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Monday, April 27, 2015

Boycotts: Effective...And Legal

The economic weapon of the boycott has perhaps never, ever been as used nor as feared as it is today. Yet the boycott may remain a largely undiscovered, and definitely underutilized, cost-effective tool for social justice and economic warfare. Why more people don't engage in boycotts, either on their own or with groups, is puzzling.

Boycotts are effective tools to amass and deploy collective economic purchasing power to make statements and change corporate behavior. Best of all, boycotts are cheap: it costs virtually nothing to do a boycott!

Boycotts are similar in philosophy to another collective action, the use of group affinity -- ethnic, geographic, ideological -- to attract, retain and reward customers and the merchants who serve them. The major difference is that boycotts use coordinated group action, not to reward, but to punish merchants.

The philosophy of "bite the hand that hits you" was best executed, covertly and with devastating consequences, by a major insurance company about 20 years ago. The insurer gave millions in annual business to a particular New York law firm, and was hurt by new state legislation just enacted. But when that firm turned around and hired the very Governor who refused to veto that very same legislation, the insurer decided to take its very large book of business elsewhere. 

The law firm, the once-venerable Mudge Rose, closed shop soon afterwards. Later on, one of the partners of the dissolved firm tried to sue the client. Amazing. (Source: Wall Street Journal archives, 

Boycotts can also spur counter-measures, and sometimes the counter-reaction can be even more effective than the original boycott. The 2012 controversy over support by the family founders of the Chick-fil-A chicken sandwich chain restaurant for a nonprofit supporting traditional marriage spurred a boycott by same-sex-marriage activists, followed by a counter-boycott in which customers and certain groups apparently ramped up their patronage of the chain. It was reported that the chain's sales grew 12% in the year of the controversy, despite -- or is it because of -- the boycott. (Source: Huffington Post Online, available at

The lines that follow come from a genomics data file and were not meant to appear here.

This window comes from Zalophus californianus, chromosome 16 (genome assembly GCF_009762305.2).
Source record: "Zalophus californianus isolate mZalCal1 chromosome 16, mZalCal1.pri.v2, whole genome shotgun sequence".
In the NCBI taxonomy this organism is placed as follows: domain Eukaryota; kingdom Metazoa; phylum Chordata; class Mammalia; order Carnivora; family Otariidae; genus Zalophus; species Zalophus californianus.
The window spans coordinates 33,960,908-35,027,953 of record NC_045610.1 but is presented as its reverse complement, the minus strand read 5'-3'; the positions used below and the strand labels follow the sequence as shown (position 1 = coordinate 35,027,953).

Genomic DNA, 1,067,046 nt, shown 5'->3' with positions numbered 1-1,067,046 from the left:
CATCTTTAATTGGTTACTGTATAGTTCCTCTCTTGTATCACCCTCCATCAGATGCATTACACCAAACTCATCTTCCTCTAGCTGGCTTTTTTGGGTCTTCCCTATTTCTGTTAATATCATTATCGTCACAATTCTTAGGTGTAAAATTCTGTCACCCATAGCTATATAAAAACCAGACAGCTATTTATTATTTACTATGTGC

Both examples show the potency of domestic, individual, granular citizen action as well as the consequences for businesses which offend or attack their clients and customers. So in a society where the "e-mob" can threaten more and more reputational (if not purely economic) terror proportionately with the greater and greater size of its target, why don't we see even more boycotts, as well as affinity counter-responses?

One possible explanation is that the term 'boycott' has negative connotations because its use by industry participants to act in concert, to collude or conspire to punish or exclude others in an industry is considered anti-competitive and illegal. Such practices are considered actions "in restraint of trade" and violate federal antitrust law (Sherman Act). They may even violate state antitrust laws and both federal and state civil rights laws. 

But did you know that boycotts by individuals are actually quite legal?  In fact, the federal government approves and encourages the boycott as an activist weapon of choice.

Skeptical? Just read the transcript of remarks at the May 6, 2014 State Department Daily Press Briefing by spokeswoman Jen Psaki, which includes the following passage:
QUESTION: The second question was whether State officials stay at hotels owned by the sultan of Brunei or other Brunei entities when they travel, and what your, I guess, broader take would be on the boycotts that have been happening of such hotels in Los Angeles.

MS. PSAKI: Well, a boycott is an acceptable way, of course, for private citizens to express themselves. We don’t take a position on this specific effort. It’s our understanding that the boycott specifically targets the Dorchester Collection of hotels, which has issued a statement that it does not tolerate any forms of discrimination of any kind. As such, the State Department has no specific restrictions prohibiting an employee from staying in a Dorchester hotel.
(Emphasis added.)(Full transcript available at

The Federal Trade Commission also clearly states that individual businesses can engage in boycotts as well. The following passage comes right from the FTC's own website:

Any company may, on its own, refuse to do business with another firm, but an agreement among competitors not to do business with targeted individuals or businesses may be an illegal boycott, especially if the group of competitors working together has market power.

The FTC further clarified:

A business can always unilaterally choose its business partners.

It should be clear: People have the right to take their business away from -- in short, to punish --  merchants with whom they may disagree, and reward other merchants with whom they have an affinity (e.g., ideological, religious, ethnic). By extension, so do individual businesses acting alone in choosing with whom to transact. Individual choices are not the same as group action among businesses in refusing to transact with other targeted merchants unless certain actions or conditions are met, or at all, which actions are likely to attract the scrutiny of regulators and prosecutors looking for violations of either the Sherman Antitrust Act or any of a variety of civil rights and anti-discrimination laws.  Furthermore, any individual business should be aware as a practical matter that the greater its market power, the greater the likelihood that its behavior may be challenged legally by other market players or regulators.